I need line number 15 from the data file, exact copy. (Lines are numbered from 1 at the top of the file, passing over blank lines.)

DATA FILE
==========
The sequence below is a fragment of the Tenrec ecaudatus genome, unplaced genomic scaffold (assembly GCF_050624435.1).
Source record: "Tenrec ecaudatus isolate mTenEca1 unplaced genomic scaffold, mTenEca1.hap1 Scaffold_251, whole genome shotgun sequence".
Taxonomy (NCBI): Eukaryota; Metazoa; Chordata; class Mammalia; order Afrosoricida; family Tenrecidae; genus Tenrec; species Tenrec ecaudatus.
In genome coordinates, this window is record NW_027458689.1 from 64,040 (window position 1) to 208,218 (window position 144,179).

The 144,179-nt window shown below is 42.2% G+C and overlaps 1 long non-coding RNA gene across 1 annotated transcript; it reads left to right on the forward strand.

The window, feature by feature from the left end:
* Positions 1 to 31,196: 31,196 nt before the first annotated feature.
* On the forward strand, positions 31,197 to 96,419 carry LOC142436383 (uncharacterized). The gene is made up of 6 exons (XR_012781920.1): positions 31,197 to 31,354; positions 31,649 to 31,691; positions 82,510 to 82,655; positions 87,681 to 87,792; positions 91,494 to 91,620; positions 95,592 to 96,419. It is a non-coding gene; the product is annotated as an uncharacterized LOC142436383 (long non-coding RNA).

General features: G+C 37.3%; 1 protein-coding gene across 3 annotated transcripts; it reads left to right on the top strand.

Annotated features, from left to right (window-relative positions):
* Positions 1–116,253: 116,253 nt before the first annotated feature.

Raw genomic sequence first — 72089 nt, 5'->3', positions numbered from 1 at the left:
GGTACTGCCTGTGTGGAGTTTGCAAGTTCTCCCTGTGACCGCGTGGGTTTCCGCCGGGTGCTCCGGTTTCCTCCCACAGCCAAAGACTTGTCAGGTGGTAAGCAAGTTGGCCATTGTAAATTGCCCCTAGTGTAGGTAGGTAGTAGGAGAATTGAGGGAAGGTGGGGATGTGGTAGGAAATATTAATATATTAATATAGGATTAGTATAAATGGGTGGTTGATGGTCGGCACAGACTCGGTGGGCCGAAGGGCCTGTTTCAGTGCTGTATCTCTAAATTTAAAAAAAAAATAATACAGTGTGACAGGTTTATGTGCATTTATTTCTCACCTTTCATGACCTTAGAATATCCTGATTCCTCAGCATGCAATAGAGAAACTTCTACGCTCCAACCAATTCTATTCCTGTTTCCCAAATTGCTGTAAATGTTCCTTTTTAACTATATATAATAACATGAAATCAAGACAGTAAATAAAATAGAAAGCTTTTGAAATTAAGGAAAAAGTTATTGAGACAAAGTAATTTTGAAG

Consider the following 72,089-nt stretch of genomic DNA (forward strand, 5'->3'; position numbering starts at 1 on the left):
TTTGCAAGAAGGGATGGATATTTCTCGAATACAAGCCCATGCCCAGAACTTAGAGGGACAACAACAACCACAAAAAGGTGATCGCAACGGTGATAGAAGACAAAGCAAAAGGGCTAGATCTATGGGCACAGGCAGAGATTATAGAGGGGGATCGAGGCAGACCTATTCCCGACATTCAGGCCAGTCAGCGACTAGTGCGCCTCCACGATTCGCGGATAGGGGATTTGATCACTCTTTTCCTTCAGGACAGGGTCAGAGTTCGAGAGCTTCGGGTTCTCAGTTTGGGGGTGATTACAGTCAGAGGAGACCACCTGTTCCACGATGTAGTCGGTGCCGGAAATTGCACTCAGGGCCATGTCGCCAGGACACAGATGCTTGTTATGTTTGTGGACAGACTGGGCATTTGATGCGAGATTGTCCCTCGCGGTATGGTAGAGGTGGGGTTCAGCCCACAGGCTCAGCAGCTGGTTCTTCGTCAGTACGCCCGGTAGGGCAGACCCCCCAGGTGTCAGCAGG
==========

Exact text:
TTTGCAAGAAGGGATGGATATTTCTCGAATACAAGCCCATGCCCAGAACTTAGAGGGACAACAACAACCACAAAAAGGTGATCGCAACGGTGATAGAAGACAAAGCAAAAGGGCTAGATCTATGGGCACAGGCAGAGATTATAGAGGGGGATCGAGGCAGACCTATTCCCGACATTCAGGCCAGTCAGCGACTAGTGCGCCTCCACGATTCGCGGATAGGGGATTTGATCACTCTTTTCCTTCAGGACAGGGTCAGAGTTCGAGAGCTTCGGGTTCTCAGTTTGGGGGTGATTACAGTCAGAGGAGACCACCTGTTCCACGATGTAGTCGGTGCCGGAAATTGCACTCAGGGCCATGTCGCCAGGACACAGATGCTTGTTATGTTTGTGGACAGACTGGGCATTTGATGCGAGATTGTCCCTCGCGGTATGGTAGAGGTGGGGTTCAGCCCACAGGCTCAGCAGCTGGTTCTTCGTCAGTACGCCCGGTAGGGCAGACCCCCCAGGTGTCAGCAGG